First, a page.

While international cooperation on regulatory reform is difficult to achieve on a piecemeal basis, it may be attainable in a grand bargain that rearranges the entire financial order.

A new Bretton Woods conference, like the one that established the international financial architecture after World War II, is needed to establish new international rules, including treatment of financial institutions considered too big to fail and the role of capital controls. It would also have to reconstitute the International Monetary Fund to reflect better the prevailing pecking order among states and to revise its methods of operation.

In addition, a new Bretton Woods would have to reform the currency system. The postwar order, which made the U.S. more equal than others, produced dangerous imbalances. The dollar no longer enjoys the trust and confidence that it once did, yet no other currency can take its place.

The U.S. ought not to shy away from wider use of IMF Special Drawing Rights. Because SDRs are denominated in several national currencies, no single currency would enjoy an unfair advantage.

The range of currencies included in the SDRs would have to be widened even if some of the newly added currencies, including the renminbi, are not fully convertible. This would let the international community press China to abandon its exchange-rate peg to the dollar and be the best way to reduce international imbalances. The dollar could still remain the preferred reserve currency, provided it is prudently managed.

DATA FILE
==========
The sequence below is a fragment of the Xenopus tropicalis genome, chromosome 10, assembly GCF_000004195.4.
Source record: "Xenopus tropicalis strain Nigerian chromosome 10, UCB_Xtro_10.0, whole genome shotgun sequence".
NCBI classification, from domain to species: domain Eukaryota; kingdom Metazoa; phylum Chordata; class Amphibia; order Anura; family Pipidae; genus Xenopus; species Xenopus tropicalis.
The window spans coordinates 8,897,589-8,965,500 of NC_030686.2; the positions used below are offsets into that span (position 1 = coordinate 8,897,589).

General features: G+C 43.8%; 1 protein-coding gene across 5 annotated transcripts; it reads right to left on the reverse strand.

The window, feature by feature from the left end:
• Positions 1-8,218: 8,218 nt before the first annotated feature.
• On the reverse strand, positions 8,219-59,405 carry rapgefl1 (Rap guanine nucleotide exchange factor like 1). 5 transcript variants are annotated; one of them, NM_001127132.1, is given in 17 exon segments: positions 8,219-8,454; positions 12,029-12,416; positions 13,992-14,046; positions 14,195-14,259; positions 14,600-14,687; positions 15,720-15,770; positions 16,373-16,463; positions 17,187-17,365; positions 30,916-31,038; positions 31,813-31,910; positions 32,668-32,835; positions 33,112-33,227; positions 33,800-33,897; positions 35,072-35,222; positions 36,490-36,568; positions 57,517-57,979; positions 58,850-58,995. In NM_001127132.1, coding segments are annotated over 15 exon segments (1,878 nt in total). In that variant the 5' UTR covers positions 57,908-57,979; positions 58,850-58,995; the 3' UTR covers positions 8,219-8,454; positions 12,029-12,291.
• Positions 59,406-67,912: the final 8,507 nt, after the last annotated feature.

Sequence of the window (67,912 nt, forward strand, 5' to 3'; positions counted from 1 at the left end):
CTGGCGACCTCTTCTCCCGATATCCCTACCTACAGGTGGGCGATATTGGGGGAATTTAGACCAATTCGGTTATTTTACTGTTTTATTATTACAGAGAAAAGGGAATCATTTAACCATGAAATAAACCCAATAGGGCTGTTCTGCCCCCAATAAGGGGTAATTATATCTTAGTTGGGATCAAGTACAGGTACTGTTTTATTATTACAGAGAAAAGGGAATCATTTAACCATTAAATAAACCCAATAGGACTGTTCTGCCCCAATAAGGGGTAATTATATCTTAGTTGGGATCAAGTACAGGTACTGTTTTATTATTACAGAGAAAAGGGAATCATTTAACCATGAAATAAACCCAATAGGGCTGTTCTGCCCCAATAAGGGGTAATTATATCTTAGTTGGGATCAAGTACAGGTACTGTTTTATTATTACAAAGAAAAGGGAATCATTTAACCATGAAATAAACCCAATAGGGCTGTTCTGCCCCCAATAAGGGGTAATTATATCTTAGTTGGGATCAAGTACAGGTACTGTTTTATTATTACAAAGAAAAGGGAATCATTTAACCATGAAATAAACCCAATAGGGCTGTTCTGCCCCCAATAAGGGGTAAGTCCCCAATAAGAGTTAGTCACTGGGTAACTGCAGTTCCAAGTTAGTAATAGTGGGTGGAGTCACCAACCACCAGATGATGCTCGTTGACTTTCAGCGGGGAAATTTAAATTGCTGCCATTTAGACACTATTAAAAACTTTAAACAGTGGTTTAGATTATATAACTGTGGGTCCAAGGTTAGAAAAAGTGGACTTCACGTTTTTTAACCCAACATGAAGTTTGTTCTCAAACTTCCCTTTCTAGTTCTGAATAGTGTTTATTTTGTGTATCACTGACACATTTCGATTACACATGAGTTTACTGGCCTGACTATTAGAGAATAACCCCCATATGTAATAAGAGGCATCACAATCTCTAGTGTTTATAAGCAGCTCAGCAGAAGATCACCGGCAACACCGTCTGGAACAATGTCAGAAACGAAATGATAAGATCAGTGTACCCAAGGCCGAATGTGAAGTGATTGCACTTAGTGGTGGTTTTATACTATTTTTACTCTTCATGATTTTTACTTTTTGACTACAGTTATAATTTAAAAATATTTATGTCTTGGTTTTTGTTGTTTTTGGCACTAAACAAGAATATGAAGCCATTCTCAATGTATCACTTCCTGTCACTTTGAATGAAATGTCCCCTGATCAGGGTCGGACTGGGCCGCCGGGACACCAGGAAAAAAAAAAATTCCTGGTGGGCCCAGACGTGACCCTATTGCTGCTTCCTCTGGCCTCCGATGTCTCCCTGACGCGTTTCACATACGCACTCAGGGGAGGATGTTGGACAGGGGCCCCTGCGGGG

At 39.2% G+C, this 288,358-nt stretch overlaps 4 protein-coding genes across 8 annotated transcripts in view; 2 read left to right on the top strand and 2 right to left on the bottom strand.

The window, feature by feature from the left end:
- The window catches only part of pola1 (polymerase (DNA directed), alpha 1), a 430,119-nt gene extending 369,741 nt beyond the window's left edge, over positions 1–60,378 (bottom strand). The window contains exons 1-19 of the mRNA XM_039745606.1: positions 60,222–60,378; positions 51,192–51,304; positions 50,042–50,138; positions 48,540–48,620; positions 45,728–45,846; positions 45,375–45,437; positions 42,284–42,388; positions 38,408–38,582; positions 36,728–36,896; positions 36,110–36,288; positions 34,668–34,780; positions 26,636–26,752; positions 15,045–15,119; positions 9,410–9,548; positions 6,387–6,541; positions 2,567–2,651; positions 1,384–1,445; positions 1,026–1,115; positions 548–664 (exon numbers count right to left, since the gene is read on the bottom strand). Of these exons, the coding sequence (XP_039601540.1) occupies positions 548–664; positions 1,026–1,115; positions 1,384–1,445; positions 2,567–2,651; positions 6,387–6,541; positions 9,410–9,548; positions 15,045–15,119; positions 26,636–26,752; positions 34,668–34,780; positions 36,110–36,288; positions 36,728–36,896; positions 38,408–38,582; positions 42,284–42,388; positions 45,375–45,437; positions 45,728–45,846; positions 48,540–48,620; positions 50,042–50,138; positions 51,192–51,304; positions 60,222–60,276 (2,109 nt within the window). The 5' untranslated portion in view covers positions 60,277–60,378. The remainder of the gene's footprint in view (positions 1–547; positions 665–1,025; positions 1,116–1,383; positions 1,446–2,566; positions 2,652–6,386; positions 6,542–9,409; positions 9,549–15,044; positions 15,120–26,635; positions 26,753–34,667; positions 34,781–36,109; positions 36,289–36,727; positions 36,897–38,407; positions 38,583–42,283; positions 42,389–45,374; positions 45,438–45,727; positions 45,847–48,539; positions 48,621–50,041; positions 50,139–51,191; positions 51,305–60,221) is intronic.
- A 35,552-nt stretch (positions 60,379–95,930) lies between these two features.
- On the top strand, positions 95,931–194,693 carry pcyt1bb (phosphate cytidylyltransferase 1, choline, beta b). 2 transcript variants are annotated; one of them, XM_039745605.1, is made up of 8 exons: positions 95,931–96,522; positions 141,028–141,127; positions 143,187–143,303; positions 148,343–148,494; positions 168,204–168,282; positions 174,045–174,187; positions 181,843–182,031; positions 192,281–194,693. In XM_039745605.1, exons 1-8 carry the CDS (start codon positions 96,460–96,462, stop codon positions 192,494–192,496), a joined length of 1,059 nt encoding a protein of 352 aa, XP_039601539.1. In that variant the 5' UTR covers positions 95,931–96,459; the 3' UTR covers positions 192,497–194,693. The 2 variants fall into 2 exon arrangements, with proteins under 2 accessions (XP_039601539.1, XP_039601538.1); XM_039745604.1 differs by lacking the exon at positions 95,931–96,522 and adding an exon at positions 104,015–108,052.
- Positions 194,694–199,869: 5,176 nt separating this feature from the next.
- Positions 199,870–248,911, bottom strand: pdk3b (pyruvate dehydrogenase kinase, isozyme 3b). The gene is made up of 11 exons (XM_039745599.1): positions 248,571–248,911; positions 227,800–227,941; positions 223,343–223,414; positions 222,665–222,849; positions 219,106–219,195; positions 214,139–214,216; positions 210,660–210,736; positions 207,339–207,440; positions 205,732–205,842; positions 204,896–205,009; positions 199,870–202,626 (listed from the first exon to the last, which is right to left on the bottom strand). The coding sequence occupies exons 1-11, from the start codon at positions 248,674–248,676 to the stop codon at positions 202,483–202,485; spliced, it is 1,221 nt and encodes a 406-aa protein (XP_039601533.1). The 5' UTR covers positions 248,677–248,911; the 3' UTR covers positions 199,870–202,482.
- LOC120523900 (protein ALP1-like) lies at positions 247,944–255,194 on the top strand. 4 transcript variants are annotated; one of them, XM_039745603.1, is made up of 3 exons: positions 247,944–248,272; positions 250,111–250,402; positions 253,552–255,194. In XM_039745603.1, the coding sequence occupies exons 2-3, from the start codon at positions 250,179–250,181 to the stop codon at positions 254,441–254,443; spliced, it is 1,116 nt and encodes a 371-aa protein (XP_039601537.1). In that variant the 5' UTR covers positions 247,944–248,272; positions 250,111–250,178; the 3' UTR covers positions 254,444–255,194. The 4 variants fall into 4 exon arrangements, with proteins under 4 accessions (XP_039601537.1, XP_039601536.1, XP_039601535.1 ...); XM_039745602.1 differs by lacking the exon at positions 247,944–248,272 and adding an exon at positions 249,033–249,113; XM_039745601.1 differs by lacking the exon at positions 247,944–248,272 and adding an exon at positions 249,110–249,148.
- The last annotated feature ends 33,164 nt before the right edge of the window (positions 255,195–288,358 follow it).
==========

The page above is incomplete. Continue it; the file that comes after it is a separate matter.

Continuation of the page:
One great advantage of SDRs is that they permit the international creation of money, which is particularly useful at times as now. The money could be directed to where it is most needed. A mechanism that allows rich countries that don't need additional reserves to transfer their allocations to those that do is readily available, using the IMF's gold reserves.

Reorganizing the world order will need to extend beyond the financial system and involve the United Nations, especially Security Council membership. That process needs to be initiated by the U.S., but China and other developing countries ought to participate as equals. They are reluctant members of Bretton Woods institutions, dominated by countries no longer dominant economically. The rising powers must be present at the creation of this new system to ensure that they will be active supporters.

The system cannot survive in its present form, and the U.S. has more to lose by not being in the forefront of reforming it. The U.S. is still in a position to lead the world, but without farsighted leadership, its relative position is likely to continue to erode. It can no longer impose its will on others, as George W. Bush's administration sought to do, but it could lead a cooperative effort to involve both the developed and the developing world, thereby re-establishing American leadership in an acceptable form.

The alternative is frightening, because a declining superpower losing both political and economic dominance but still preserving military supremacy is a dangerous mix.